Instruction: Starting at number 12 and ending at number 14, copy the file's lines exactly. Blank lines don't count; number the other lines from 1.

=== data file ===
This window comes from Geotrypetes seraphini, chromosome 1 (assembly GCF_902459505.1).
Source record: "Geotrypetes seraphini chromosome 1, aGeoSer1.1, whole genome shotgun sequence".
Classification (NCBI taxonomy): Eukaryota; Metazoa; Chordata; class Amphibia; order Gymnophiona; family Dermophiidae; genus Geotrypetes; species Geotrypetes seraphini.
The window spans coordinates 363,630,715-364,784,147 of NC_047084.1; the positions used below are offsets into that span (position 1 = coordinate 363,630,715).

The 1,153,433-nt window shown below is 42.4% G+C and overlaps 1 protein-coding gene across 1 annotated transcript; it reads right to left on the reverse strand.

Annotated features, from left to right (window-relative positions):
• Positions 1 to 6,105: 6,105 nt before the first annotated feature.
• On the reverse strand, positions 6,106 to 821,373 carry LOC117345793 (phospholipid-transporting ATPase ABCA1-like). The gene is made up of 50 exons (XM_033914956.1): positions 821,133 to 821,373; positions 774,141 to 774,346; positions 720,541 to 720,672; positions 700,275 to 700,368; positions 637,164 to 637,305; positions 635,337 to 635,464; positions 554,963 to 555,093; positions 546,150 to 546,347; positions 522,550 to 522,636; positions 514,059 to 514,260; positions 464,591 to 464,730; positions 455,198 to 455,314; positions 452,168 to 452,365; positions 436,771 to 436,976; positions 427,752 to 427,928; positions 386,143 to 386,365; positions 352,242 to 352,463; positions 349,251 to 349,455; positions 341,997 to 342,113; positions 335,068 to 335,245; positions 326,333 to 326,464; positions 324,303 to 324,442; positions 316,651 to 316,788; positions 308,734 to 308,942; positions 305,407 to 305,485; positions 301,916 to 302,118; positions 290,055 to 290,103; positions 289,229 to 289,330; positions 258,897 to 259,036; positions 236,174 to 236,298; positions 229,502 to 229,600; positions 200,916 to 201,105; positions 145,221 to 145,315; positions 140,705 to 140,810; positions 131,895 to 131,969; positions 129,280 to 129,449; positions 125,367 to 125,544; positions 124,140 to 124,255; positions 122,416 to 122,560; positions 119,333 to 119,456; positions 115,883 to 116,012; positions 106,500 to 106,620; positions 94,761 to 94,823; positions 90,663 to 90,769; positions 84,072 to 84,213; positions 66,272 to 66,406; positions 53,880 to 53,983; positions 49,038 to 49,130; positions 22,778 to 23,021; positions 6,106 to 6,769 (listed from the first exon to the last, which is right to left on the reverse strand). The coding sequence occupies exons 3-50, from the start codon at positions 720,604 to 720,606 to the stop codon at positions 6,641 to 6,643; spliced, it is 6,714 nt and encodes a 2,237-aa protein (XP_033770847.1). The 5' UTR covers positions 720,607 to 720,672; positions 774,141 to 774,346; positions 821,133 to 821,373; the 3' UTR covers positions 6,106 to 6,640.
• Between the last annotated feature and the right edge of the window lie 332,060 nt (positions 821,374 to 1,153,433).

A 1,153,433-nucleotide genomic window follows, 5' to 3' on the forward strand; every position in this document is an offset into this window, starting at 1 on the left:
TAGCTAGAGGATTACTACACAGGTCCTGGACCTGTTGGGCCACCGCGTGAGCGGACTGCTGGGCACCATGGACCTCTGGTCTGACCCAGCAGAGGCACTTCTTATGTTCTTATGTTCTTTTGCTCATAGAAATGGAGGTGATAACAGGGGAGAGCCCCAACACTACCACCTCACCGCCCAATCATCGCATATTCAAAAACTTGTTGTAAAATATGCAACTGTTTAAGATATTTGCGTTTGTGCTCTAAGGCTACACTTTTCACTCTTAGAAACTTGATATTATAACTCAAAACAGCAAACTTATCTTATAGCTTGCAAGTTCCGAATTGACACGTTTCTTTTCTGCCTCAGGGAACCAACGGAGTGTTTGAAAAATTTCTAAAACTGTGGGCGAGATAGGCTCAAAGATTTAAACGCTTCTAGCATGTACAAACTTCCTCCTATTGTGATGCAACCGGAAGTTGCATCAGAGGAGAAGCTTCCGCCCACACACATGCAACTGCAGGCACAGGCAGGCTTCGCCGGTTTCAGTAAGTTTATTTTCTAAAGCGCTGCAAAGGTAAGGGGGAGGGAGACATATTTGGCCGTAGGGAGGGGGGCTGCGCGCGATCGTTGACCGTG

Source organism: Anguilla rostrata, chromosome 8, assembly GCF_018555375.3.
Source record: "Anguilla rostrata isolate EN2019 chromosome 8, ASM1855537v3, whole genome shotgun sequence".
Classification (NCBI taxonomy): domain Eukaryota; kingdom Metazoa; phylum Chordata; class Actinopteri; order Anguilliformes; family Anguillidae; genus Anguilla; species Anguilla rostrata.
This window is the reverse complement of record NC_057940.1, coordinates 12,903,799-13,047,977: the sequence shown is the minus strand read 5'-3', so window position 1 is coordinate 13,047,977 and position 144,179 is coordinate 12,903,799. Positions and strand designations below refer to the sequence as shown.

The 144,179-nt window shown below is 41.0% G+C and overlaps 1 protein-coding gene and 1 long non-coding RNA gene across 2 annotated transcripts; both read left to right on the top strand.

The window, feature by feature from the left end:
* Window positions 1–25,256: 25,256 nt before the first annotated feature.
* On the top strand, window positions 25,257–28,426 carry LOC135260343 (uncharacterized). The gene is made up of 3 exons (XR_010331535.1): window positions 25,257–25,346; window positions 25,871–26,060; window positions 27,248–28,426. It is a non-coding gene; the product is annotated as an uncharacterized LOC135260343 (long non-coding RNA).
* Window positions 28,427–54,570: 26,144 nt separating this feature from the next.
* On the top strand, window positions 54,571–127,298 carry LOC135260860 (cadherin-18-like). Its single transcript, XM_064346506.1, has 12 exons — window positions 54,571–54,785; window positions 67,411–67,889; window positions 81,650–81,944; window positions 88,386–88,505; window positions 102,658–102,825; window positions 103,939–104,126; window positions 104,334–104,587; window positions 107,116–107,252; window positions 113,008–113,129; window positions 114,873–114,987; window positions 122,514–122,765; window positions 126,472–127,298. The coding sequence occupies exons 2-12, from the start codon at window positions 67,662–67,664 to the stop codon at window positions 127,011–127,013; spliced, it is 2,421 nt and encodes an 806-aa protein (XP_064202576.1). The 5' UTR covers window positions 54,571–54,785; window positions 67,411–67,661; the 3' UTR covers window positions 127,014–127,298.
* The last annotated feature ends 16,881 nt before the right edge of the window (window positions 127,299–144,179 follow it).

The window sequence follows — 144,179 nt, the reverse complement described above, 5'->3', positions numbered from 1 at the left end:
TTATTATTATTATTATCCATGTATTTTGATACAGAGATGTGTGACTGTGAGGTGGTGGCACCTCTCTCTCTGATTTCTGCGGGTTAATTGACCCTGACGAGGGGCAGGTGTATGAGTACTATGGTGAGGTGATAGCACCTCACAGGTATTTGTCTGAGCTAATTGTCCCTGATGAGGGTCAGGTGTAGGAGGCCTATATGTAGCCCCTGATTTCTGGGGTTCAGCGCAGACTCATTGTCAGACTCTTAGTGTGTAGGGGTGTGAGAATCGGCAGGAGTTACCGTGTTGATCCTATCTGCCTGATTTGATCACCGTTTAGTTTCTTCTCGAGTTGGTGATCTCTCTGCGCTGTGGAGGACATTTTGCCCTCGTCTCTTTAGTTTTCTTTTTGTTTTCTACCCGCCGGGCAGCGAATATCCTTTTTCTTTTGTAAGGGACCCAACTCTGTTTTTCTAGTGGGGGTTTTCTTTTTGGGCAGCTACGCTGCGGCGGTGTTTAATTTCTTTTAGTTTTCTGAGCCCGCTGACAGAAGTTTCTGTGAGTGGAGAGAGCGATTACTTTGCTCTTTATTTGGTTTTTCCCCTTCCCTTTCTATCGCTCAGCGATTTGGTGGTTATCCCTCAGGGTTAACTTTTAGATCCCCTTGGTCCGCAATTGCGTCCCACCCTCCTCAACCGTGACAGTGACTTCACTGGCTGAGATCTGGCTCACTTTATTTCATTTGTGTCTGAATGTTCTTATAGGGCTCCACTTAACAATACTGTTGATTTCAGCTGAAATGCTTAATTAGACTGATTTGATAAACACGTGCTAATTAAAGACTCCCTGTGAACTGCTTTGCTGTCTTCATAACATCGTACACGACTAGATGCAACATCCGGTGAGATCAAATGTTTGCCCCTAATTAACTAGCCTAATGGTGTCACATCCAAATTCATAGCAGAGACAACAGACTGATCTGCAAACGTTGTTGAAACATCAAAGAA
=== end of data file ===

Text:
Source organism: Anguilla rostrata, chromosome 8, assembly GCF_018555375.3.
Source record: "Anguilla rostrata isolate EN2019 chromosome 8, ASM1855537v3, whole genome shotgun sequence".
Classification (NCBI taxonomy): domain Eukaryota; kingdom Metazoa; phylum Chordata; class Actinopteri; order Anguilliformes; family Anguillidae; genus Anguilla; species Anguilla rostrata.